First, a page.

Kiwi game developers Team Ninja Thumbs will be soaring to new heights, after their video game Grabity took out the top spot in the KiwiGameStarter startup programme designed for interactive games businesses.
Team Ninja Thumbs will receive $10,000 in funding, sponsored by Callaghan Innovation for Grabity. The game features real-time physics simulation through robot battles in a 'futuristic test centre', and involves puzzles and gameplay.
The team will also receive software and business support valued at more than $20,000, as well as three months worth of mentoring for NZ's successful developers and room at The Arcade Auckland, a games co-working space.
“The Grabity team had all the ingredients for a successful startup business: a novel product, a great team and a clear business plan. Plus the prototype had the judges laughing and enjoying ourselves almost instantly - a great user experience," comments NZ Game Developers Association chairperson James Everett.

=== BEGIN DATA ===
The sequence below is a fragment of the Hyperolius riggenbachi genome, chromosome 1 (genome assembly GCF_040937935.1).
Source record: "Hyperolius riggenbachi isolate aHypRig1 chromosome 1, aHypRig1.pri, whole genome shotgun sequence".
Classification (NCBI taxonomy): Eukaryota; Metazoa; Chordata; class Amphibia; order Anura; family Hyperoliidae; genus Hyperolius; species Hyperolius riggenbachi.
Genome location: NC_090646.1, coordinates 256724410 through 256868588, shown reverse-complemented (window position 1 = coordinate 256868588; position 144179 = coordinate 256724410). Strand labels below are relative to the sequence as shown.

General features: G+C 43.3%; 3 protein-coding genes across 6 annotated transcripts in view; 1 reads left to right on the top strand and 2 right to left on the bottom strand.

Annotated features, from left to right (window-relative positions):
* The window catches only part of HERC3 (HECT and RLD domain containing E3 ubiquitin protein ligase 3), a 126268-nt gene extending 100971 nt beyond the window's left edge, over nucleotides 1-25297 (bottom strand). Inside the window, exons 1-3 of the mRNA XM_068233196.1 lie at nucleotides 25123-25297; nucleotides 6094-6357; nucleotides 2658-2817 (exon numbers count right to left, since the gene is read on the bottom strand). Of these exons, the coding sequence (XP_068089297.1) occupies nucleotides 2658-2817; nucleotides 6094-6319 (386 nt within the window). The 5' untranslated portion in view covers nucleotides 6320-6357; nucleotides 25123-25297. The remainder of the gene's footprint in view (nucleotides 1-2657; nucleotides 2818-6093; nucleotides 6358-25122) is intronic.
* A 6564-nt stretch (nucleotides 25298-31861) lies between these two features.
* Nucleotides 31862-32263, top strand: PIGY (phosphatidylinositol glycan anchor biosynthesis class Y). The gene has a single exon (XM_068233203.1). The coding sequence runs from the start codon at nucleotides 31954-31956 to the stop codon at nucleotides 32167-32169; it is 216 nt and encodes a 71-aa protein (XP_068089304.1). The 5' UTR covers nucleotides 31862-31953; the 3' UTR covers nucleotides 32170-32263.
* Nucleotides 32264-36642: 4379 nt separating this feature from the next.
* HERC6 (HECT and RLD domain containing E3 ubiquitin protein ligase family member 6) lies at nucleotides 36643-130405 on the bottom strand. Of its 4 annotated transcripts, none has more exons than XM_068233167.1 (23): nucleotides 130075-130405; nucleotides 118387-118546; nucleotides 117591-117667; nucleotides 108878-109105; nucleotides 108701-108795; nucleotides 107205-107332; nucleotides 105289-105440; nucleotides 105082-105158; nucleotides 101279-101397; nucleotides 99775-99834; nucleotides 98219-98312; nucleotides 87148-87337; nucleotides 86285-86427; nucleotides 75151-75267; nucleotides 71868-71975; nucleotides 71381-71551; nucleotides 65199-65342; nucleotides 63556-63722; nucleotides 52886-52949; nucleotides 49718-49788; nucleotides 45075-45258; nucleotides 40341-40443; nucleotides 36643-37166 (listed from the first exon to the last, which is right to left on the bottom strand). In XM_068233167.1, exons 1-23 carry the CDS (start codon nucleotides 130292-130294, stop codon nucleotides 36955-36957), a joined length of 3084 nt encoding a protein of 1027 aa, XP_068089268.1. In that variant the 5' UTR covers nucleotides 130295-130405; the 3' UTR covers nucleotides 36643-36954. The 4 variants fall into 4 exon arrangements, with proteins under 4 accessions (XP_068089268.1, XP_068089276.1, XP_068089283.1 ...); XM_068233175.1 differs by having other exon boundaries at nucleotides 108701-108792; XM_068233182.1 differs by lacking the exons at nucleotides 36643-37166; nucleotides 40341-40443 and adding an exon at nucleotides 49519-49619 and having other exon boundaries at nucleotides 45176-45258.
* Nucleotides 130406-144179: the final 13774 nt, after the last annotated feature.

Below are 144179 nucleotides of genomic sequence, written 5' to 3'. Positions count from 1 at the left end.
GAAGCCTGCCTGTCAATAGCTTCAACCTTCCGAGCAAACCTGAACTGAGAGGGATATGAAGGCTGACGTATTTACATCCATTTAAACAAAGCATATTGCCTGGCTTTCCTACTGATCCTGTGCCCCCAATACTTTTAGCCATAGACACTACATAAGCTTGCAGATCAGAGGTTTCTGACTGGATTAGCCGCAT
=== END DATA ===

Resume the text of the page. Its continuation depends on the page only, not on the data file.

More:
Lost Goblin's 'Goblins of Elderstone' scooped second prize, worth $5000.
KiwiGameStarter entrants Matthew Gatland and Cynthia (Qingxia) Wang have also scored scolarships to The Media Design School's Postgraduate Certificate in Design.
The KiwiGameStarter programme is run by the New Zealand Game Developers Association. This year thirty entrants took part.
The final four finalists travelled to the New Zealand Game Developers Conference and pitched to an industry panel, headed by Google chief game designer Noah Falstein.
"I was impressed by the quality and diversity of game products and gameplay styles I saw here in New Zealand. The KiwiGameStarter entrants would be contenders at any indie game competition I've seen worldwide," comments Everett.
The KiwiGameStarter programme also helps gaming startups to form prototypes that can use used for investment or crowdfunding campaigns. The programme is widely supported, with Callaghan Innovation, Hudson Gavin Martin lawyers, IndieDevKit and The Sound Room.
The innovative Kiwi game development sector has been exploding in recent years - from $20 million to $89 million in annual exports in just five years, Everett says.
“The KiwiGameStarter programme provides a fast-track for a budding developer to showcase their talent and hopefully go on to make a make on the industry globally,” he concludes.